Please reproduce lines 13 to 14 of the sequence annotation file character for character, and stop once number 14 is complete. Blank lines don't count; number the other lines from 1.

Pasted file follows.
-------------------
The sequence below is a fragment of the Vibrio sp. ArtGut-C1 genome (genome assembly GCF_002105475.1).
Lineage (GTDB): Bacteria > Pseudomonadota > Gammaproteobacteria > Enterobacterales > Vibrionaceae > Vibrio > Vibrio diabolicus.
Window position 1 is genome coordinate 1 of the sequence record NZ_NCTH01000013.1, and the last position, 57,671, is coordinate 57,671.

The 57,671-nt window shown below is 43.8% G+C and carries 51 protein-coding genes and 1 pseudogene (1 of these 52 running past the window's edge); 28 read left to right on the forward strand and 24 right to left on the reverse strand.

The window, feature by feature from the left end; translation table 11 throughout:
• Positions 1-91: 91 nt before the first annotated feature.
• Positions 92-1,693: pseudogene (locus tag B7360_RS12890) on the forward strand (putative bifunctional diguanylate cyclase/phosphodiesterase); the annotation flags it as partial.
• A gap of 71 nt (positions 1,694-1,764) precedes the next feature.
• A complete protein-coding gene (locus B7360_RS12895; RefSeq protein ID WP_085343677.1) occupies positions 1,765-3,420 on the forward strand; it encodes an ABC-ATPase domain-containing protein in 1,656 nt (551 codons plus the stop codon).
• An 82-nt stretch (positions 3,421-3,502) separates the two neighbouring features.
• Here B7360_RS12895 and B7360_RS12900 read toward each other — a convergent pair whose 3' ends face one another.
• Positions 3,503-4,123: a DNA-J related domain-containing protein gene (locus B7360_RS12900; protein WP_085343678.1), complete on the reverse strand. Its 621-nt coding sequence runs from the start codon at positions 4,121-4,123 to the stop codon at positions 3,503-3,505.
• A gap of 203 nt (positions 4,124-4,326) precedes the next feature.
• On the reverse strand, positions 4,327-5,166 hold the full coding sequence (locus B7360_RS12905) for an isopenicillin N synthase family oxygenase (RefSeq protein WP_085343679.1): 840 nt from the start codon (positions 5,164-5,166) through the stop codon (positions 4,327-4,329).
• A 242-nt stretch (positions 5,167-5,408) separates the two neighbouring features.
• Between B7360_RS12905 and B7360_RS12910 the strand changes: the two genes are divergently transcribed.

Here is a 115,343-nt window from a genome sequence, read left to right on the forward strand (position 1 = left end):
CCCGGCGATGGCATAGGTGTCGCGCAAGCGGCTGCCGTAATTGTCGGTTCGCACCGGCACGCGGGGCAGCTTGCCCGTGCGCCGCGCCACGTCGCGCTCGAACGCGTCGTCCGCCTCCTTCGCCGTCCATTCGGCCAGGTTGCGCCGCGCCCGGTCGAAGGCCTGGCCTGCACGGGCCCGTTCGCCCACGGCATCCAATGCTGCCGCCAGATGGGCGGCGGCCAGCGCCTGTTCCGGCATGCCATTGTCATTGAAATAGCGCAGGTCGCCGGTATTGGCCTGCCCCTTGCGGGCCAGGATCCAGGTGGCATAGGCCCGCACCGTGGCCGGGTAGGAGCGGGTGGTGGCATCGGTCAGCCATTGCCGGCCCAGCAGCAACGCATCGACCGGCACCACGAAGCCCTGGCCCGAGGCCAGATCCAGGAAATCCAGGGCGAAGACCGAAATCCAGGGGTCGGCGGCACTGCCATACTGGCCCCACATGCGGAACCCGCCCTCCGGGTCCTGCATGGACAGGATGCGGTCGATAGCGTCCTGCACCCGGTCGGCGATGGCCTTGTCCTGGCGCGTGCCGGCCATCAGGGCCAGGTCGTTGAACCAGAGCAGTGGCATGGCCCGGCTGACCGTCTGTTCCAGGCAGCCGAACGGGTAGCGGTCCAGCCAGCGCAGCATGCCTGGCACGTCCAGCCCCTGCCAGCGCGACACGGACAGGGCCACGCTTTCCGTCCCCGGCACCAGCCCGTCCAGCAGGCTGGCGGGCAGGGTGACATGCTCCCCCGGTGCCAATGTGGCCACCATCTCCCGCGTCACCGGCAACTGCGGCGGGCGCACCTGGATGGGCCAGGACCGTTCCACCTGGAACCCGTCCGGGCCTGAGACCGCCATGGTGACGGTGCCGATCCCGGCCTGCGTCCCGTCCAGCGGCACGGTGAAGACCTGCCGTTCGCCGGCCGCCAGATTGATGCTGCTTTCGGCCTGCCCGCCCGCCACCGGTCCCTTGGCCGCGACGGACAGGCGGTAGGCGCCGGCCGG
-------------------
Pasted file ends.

• A gap of 203 nt (positions 4,124-4,326) precedes the next feature.
• On the reverse strand, positions 4,327-5,166 hold the full coding sequence (locus B7360_RS12905) for an isopenicillin N synthase family oxygenase (RefSeq protein WP_085343679.1): 840 nt from the start codon (positions 5,164-5,166) through the stop codon (positions 4,327-4,329).